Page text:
Editor’s Pick: The Dailiness by Lauren Camp
While working on the “Classics Rekindled” section that appears in this issue (page 35), I was struck by the following words from Anne Carson: “Every time a poet writes a poem he is asking the question, Do words hold good? And the answer has to be yes: it is the contrafactual condition upon which a poet’s life depends” (Economy of the Unlost: Reading Simonides of Keos with Paul Celan). In Lauren Camp’s new verse collection, The Dailiness—just released in December by Edwin E. Smith—her implicit answer to Carson’s question is a tenacious “yes.”
Many of the themes in The Dailiness reprise earlier preoccupations threaded through Camp’s first collection, This Business of Wisdom (2010): the autobiographical voice of the writer who looks back at herself as “a girl in the middle of my illuminations,” with a determination to fling herself “into the right wounded world,” and the consolations found in the final lines of a poem like “How the Sun Opens Us”: “Even the darkest months make sense, / the steady flaring of empty days. / Even these I am learning to embrace.”
In The Dailiness, we encounter both the quotidian pleasures implied by the title (especially in poems like “The uh-huh of Desire”) as well as many of the deeper themes encountered in Camp’s earlier work: meaning made and unmade; the “inky dark” of memory (especially of her mother); meditations on “the architecture of line” (in southwestern landscapes and in poetry); the versicolorings found in “the tragic palette of time”; modes of grief, disbelief, atonement.
A common trope in both collections is the movement of “folding,” often a retraction from the world’s sharp edges into a personal space marked by intimacy and introspection. We encounter it in four of the opening poems of the book and again in “How I’d Explain What Kind of Mother She Was,” in which the speaker remembers her mother before she was swallowed up by lung cancer, writing: “We loved each other in hidden ways amid the folds / and tucks” of mannequins’ gowns viewed through the “Christmas-crazed windows” of Manhattan department stores. Against the grain of a dailiness marked by “the obituary of days / always buried in days,” Camp counters by fingering “the scar of memory,” made possible by the folding and unfolding of lines shuttling across the page.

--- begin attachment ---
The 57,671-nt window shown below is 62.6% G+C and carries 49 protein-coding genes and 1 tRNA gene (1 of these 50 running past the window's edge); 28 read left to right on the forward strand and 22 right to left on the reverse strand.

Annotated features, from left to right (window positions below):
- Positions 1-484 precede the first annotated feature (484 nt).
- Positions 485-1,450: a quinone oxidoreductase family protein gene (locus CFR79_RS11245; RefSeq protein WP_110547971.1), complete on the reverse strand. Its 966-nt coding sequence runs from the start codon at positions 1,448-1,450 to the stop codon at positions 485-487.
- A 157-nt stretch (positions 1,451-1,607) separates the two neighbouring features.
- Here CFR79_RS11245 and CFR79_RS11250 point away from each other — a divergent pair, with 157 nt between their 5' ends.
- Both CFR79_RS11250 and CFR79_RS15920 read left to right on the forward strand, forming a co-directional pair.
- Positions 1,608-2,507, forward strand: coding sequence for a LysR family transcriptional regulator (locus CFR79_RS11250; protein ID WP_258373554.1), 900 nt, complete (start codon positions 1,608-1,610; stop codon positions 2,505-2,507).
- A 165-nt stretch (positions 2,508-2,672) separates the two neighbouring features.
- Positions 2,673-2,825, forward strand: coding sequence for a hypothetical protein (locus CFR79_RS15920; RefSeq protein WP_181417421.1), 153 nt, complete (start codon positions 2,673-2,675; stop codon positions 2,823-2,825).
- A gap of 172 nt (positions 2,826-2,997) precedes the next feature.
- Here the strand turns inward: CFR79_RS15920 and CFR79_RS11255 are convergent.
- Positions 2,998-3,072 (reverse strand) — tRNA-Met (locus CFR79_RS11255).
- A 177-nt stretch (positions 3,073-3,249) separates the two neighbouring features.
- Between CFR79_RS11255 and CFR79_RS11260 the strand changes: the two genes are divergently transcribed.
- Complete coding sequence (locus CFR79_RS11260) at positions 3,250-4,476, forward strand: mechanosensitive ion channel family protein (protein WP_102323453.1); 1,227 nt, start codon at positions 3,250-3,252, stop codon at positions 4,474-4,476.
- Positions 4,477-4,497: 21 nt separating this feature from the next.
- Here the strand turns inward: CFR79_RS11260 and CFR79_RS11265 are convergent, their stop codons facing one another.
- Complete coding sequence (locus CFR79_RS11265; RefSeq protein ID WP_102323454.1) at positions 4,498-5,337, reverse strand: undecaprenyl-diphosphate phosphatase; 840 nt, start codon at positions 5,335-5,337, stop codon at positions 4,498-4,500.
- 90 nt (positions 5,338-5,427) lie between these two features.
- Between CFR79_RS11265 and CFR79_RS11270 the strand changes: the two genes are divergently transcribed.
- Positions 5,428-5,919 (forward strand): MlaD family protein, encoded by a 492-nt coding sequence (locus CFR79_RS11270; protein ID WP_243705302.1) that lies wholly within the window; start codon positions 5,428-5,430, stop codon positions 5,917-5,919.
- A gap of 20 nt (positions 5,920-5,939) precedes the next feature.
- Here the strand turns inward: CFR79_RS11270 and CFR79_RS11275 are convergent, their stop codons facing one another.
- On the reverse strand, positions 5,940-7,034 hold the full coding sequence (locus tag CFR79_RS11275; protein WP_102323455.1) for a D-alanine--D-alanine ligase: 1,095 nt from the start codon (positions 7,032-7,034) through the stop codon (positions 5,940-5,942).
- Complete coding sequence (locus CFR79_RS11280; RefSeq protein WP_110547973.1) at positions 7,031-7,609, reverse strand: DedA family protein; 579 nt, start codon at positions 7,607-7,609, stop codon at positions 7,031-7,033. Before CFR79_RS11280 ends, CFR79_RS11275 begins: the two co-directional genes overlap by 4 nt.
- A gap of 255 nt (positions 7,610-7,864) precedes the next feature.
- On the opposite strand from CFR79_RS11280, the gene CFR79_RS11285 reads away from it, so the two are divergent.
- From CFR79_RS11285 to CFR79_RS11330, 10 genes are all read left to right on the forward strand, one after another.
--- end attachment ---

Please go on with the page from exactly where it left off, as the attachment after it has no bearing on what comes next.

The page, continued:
To invoke another writer featured in this issue of WLT, Jean-Paul Michel writes toward the end of his essay: “A work of art would be of little value if it were not such an offering of arms laden. . . . If you want to give something that might be received fruitfully by another, you must give what overflows from within yourself” (page 38). Readers looking for poetry marked by an embrace of life’s overflowing measure will welcome Lauren Camp’s aesthetic of abundance. As she writes at the end of “A Gravitational Lens”: “For the first time in a decade, I am calm, waiting out the banner of wind from the west, and looking both ways into a glowing sea of ruffled light . . .” For a poet who is still “learning to embrace,” we are glad to accept the bounty of arms laden with such treasure.
Editor in Chief